Keri discusses her goals for helping women in Ethiopia.
We are trying to raise funds to build the structure for a women’s health center in Ethiopia, and that clinic is going to be a beacon of light for women’s health there in Ethiopia, and the medical care that they are going to be able to provide to those women.
Right now, women struggle with a number of various health issues. They are, there is no advocacy for them. They don’t know how to advocate for themselves. It is a culture that is very reserved, very traditional, and to empower these women to come to this clinic to gather information and also to provide medical care for these women would just be huge. And our goal is to get this building built so that the outline for the medical treatment that is going to be provided for these women will be able to be put into play.
And the various medical issues, some of them that these women struggle with in Ethiopia, range from the traditional medical belief of female circumcision, getting them to understand the horrors and the medical complications and the deformities that come with that.
Also being able to provide them for prenatal care. There is, they had no prenatal care. Less than six percent of births are in front of a healthcare professional, so you can imagine the traumatic births that, complications that could happen with a woman giving birth to not only to herself but to the child. Many women die during birth, that that could be prevented by giving birth in front of a medical professional.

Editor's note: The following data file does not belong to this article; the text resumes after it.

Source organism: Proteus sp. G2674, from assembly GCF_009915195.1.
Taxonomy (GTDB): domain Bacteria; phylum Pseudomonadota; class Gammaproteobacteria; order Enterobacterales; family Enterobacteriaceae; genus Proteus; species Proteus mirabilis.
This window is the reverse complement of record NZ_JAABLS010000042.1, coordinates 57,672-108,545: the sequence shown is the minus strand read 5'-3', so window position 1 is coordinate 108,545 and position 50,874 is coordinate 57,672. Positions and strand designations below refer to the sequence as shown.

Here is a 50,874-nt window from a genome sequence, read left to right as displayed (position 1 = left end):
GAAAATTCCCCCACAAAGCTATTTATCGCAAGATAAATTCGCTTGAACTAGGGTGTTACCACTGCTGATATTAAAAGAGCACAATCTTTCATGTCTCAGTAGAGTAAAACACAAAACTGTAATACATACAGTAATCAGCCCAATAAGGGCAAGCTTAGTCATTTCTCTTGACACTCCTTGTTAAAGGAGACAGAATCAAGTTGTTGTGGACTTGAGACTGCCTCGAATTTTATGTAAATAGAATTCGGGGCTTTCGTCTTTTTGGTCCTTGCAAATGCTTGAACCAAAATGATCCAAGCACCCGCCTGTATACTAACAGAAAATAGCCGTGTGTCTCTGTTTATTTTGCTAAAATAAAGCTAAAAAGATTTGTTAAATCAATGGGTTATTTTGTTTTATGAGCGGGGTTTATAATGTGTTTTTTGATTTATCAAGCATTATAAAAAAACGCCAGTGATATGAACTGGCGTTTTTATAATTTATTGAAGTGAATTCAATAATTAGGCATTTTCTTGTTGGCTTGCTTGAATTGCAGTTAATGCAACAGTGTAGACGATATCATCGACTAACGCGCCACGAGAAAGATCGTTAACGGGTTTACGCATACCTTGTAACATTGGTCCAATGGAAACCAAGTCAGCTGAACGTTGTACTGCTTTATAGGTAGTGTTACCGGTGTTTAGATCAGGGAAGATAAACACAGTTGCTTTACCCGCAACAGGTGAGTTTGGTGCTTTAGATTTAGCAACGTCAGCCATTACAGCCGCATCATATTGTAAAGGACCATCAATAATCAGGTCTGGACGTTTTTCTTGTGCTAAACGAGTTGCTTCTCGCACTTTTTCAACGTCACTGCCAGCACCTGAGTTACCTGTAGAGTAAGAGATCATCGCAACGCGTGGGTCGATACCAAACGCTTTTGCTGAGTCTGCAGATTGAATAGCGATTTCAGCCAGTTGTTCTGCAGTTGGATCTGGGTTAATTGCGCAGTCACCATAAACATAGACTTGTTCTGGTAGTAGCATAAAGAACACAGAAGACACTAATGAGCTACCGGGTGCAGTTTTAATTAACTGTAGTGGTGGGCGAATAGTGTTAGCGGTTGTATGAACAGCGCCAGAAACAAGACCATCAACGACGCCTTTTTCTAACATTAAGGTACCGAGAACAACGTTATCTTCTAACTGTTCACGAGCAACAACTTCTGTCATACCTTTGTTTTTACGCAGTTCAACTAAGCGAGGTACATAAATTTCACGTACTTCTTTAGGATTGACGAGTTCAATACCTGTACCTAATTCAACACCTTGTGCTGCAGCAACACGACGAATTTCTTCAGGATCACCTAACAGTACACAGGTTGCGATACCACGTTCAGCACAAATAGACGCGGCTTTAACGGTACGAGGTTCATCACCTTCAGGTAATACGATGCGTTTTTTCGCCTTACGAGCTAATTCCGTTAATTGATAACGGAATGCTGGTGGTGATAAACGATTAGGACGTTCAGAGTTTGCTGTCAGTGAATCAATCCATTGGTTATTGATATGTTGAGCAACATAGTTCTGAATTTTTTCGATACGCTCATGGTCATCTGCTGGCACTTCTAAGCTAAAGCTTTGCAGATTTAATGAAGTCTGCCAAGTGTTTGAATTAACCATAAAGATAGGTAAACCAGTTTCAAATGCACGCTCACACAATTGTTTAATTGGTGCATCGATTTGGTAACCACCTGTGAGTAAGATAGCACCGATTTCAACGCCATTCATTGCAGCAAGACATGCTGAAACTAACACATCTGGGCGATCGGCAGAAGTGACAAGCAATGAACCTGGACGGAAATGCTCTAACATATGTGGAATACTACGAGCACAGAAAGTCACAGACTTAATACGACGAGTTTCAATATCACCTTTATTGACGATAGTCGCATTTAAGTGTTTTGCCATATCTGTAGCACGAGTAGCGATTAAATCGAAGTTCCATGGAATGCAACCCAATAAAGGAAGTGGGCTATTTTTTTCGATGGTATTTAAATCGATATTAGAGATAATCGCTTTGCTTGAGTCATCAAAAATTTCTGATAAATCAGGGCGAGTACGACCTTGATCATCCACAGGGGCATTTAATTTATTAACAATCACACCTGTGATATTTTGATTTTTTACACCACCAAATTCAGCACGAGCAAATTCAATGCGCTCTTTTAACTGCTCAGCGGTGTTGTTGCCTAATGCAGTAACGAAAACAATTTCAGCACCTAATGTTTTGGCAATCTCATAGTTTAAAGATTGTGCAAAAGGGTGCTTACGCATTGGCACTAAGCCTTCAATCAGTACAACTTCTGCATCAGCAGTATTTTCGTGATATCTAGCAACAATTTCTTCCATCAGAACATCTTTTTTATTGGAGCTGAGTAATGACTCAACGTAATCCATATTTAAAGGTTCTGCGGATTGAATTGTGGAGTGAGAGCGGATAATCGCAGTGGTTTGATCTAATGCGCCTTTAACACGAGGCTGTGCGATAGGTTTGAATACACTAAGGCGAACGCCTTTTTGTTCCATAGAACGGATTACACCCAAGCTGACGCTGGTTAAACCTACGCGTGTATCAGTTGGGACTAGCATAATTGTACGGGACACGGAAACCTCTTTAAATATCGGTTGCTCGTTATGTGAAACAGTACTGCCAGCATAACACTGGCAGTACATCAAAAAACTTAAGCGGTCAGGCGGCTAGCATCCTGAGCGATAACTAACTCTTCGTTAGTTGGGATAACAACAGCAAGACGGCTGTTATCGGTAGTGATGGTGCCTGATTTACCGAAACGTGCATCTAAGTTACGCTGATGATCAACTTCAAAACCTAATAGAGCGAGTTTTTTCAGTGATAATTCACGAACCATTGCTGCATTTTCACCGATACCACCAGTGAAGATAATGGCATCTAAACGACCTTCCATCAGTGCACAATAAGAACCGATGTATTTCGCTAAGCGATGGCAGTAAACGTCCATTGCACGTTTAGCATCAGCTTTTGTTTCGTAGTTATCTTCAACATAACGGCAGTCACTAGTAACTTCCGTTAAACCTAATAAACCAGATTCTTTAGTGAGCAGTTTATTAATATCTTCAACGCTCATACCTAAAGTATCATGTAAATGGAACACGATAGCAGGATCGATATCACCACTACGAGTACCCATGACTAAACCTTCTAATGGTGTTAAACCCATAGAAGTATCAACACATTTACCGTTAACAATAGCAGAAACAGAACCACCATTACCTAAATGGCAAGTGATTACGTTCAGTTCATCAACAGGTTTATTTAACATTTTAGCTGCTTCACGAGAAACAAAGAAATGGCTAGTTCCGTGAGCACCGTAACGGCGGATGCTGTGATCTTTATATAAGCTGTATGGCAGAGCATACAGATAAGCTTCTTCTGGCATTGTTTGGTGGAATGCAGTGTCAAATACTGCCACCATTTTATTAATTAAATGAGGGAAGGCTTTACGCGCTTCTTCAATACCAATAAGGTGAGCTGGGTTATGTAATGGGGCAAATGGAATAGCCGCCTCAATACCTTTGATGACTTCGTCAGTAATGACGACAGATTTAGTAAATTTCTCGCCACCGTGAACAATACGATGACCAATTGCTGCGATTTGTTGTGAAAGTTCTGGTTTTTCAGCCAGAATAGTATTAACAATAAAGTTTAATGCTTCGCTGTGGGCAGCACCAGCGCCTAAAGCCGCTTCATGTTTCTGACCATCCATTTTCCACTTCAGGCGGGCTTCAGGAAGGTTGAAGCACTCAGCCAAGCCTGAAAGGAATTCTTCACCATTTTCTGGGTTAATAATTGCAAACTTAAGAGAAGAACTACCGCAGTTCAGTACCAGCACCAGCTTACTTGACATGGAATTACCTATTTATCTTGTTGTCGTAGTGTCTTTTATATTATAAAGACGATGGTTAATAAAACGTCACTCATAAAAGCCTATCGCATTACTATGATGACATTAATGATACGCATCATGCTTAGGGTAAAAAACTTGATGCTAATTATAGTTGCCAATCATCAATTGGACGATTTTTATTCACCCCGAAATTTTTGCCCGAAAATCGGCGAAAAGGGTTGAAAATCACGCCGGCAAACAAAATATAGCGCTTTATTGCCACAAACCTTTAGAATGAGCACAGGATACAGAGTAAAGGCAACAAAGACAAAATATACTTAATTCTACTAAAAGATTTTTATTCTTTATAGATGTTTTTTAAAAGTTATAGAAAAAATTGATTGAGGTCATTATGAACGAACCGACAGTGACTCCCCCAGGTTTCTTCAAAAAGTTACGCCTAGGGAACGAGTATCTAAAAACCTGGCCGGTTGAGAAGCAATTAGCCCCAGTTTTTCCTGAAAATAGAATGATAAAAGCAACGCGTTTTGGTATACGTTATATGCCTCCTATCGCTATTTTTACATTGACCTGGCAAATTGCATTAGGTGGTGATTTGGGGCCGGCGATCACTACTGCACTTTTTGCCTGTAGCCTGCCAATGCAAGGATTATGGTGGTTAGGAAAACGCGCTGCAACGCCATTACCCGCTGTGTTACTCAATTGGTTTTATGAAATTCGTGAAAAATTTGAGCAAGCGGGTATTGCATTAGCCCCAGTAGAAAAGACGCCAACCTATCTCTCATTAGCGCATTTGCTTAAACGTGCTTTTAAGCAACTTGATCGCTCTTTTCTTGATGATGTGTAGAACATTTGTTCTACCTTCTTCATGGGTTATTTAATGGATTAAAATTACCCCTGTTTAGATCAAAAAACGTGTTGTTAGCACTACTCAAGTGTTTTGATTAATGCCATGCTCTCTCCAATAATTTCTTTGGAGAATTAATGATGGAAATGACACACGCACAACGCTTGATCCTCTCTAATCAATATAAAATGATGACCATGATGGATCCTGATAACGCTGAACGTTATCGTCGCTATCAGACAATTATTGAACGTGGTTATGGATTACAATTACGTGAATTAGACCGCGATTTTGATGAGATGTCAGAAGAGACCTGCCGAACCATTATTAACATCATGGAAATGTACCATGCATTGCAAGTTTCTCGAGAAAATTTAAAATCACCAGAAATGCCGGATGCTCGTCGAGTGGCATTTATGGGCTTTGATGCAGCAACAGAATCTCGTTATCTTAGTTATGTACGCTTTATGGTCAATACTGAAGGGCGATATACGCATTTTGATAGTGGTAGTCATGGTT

Also many of these women go for abortions. There are a lot of underground, unhealthy abortions that occur there, and the reason is because they feel as though that economically they cannot afford to have these children. They are in such desperate need of having availability, healthy other options to giving birth. And then also the aftercare of having a child, learning how to nurse properly.
If a woman is HIV positive, that she is able to come to this clinic, get medical treatment, and also learn after how to nurse properly so that it doesn’t get transmitted to the child. And also giving birth into a safe environment that the disease doesn’t get transferred to child.
And then in addition, the other aftercare for herself, for her emotional stability, her postpartum, and the decisions that she needs to make for herself and for her family. If she chooses to give the child up for adoption, she has ways of doing that and guidance, and also if she chooses to keep the child, providing care and healthcare for her and for her child after.
In addition, the other goals of this clinic is for women that have any kind of medical issues, you know, finding a lump on her breast and coming in, and knowing that she is able to get early treatment and early diagnosis rather than culturally kind of hiding that, and waiting until it gets to a time where maybe there’s nothing that they could do and that she is at her last breath.
And also the biggest issue which is knowing if you are HIV positive. A lot of these women don’t go to get tested because they go to a clinic where there’s 50 million people around. There is no privacy and the stigma of being HIV positive there in that country is awful, and it’s very humiliating and a lot of these women don’t go get tested.
So it’s a huge health problem for them, for their partners, and for their unborn children, as well. So providing a clinic where they can go to and in the privacy, get tested and having them understand that that is what healthcare is about. The healthcare that we have here, that it’s private, that you could advocate for yourself, and that there are options and that there is accessibility, and providing all of those to these Ethiopian women that it’s something that is totally unheard of there.
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